– The opening communication puzzle was needlessly frustrating. It was unclear whether a dedicated communication channel was absent or broken, but we had to shout to each other through a wall. With our teammates in the background in each room, solving other puzzles, the communication challenge was primarily in hearing the other person. This opening sequence was challenging for the wrong reasons, and therefore tedious.

? The communication theme persisted throughout this escape room. There was a lot to observe and connect. Our team of 8 experienced players suffered from too many engaged eyes, ears, and hands at once. However, I expect small teams would easily overlook important details. Your enjoyment of this puzzle style will likely vary significantly based on your team composition.

+ Many of the puzzles were tactile, environmental-driven solves. We had to search, observe, and make connections, as well as solve more complex, layered puzzles. The puzzles varied in degree of challenge and type of challenge. The gameplay flowed well. When we won, we felt like we had earned it.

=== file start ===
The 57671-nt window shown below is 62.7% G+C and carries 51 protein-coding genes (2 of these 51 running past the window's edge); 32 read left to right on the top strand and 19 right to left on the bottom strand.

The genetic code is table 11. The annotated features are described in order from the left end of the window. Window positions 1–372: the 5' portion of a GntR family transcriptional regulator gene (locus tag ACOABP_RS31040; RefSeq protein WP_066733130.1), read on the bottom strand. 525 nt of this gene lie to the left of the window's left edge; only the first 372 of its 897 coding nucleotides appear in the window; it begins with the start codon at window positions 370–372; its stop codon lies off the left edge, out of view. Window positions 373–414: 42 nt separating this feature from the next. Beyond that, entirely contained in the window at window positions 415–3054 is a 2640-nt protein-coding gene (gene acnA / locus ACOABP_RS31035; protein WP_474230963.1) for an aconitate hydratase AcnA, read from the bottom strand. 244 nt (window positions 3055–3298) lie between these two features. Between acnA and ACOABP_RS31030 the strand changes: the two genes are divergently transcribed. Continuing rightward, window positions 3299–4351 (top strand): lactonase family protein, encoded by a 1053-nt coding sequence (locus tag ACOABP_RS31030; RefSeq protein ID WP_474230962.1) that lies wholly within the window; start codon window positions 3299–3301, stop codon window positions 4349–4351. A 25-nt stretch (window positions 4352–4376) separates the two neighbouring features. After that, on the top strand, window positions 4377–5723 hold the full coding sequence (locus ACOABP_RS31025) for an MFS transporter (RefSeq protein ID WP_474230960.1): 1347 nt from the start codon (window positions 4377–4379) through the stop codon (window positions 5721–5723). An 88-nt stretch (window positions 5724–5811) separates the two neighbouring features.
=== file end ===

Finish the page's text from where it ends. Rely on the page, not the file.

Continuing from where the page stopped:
+ This was a cohesive and well-realized design.

Tips for Visiting

  • Parking: There is parking out front.
  • Note that if you book multiple games at Project Escape, you might have to drive/walk around the building complex between games because they aren’t all located at the same entrance.
  • Food: We enjoyed the Marietta Diner.
  • Accessibility: At least one teammate needs to be able to crawl and maneuver in a small space.

Book your hour with Project Escape’s Nautilus, and tell them that the Room Escape Artist sent you.

Disclosure: Project Escape comped our tickets for this game.

Project Escape – Saw [Review]

How did one team win by 6 seconds?! Read the epic tale.

Location: Marietta, GA

Date Played: March 24, 2018

Team size: up to 6 per room; we recommend 3-5 per room (book both copies and put even teams in each room)

Duration: 60 minutes

Price: $28 per ticket

Ticketing: Public or Private

REA Reaction

Project Escape’s Saw looked as good as it played. This team vs team competitive game wasn’t particularly challenging, but the intensity of the competition amped up the excitement of the experience.